Use this URL to cite or link to this record in EThOS: http://ethos.bl.uk/OrderDetails.do?uin=uk.bl.ethos.693575
Title: Role of autopsy in sudden natural deaths in adults
Author: Al-Omair, Noura
Awarding Body: University of Edinburgh
Current Institution: University of Edinburgh
Date of Award: 2013
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Abstract:
The aim of this study was to determine the extent to which the cause of death in sudden natural death in adults could be ascertained without autopsy, based on information provided in the police report, and to evaluate any degree of error between that and the officially certified cause of death. Two methods were carried out: 1. A questionnaire-based retrospective survey of sudden natural deaths distributed to practitioners. The predicted cause of death was compared with the actual cause of death as determined after autopsy. The difference between the two causes of death was classified into 'no difference', minor and major difference according to the classification scheme developed for this study. 2. A prospective study of adult sudden natural deaths referred by the procurators fiscal in Lothian and Borders to the department during 2009 and 2010. The police reports were reviewed and a cause of death was ascribed by the author. This cause was compared with the actual cause of death in the final autopsy report and any difference assessed according to the classification scheme. In the view of the retrospective study results, it is possible to determine the cause of death which is with no or minor difference to that determined by autopsy if, in addition to provide sufficient information regarding deceased’s medical history and circumstances of death, the participants are given the option to select which cases should undergo external examination only. The prospective study results indicate that in certain circumstances the cause of death could be ascribed correctly based on the available information prior to autopsy. Causes of death such as ischaemic heart disease, hypertensive heart disease and alcohol related death are more frequently ascribed correctly. However, ischaemic and hypertensive heart disease were over-predicted. Results indicate that there are criteria to select which cases might be subject to a "view and grant" procedure with no significant loss of accuracy. The implications of the study for the development of medico-legal services are considered with specific reference to Kuwait.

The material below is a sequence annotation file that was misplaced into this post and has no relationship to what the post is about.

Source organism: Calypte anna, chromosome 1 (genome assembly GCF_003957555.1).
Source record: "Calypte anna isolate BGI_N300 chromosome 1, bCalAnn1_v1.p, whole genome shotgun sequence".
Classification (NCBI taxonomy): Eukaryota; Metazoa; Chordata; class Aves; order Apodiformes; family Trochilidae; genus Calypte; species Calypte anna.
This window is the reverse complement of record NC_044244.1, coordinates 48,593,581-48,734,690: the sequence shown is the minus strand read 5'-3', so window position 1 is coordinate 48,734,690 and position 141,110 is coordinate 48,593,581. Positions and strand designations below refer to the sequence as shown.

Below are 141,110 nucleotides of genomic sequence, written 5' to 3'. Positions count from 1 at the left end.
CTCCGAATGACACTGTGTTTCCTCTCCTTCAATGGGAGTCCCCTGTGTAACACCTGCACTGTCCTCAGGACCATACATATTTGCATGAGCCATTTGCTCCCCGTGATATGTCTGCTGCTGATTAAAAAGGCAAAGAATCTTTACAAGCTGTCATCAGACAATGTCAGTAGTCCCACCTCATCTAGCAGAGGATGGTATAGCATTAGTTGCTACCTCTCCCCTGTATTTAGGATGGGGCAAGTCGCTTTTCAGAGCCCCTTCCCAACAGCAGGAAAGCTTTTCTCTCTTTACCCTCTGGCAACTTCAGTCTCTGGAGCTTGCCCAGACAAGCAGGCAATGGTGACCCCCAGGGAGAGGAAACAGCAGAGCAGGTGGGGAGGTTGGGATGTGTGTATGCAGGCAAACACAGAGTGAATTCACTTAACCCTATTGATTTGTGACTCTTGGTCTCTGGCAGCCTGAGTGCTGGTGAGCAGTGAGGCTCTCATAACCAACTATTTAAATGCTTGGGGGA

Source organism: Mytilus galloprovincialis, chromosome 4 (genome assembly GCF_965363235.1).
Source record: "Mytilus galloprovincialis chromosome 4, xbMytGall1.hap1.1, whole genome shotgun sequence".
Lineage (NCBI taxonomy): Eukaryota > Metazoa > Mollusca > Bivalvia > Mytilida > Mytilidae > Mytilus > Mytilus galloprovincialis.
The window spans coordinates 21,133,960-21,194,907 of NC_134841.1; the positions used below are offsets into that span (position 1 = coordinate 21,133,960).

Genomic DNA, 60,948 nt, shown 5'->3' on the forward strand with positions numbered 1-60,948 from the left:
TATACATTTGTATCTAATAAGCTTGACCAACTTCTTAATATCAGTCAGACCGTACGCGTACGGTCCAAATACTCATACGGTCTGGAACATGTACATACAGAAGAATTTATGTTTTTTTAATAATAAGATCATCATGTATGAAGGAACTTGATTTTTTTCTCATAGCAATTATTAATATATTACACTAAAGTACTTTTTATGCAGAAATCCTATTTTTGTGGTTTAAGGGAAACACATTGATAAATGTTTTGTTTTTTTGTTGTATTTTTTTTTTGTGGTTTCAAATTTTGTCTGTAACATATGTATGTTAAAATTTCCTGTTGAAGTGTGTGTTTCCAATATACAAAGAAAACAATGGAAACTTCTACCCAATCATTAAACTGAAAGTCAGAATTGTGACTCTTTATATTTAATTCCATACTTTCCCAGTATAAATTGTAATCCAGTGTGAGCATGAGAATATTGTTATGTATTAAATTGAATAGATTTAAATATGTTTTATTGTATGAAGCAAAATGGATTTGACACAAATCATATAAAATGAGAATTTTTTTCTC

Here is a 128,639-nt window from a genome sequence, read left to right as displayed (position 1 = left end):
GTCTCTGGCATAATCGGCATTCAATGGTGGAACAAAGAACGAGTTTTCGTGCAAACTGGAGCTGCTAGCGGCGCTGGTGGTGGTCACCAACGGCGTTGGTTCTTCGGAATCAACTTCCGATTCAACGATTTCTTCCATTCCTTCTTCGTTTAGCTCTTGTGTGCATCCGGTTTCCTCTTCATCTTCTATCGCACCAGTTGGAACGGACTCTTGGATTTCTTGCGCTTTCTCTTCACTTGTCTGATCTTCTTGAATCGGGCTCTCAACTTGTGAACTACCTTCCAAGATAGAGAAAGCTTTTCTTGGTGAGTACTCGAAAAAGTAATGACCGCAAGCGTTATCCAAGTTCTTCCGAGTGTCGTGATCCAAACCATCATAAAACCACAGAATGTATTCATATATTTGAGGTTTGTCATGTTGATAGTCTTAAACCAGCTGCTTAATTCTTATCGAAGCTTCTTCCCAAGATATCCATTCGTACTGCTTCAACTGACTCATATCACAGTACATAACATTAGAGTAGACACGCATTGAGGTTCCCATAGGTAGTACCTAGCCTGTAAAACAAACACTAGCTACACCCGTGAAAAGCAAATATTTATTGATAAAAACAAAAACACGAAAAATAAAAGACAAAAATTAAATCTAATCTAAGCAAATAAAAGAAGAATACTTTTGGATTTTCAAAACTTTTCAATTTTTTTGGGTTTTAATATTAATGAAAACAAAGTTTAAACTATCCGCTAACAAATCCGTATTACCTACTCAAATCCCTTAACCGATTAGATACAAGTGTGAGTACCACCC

Supervisor: Squires, Tim ; Harrison, David Sponsor: Not available
Qualification Name: Thesis (Ph.D.) Qualification Level: Doctoral
EThOS ID: uk.bl.ethos.693575  DOI: Not available
Keywords: autopsy ; cause of death ; medical history
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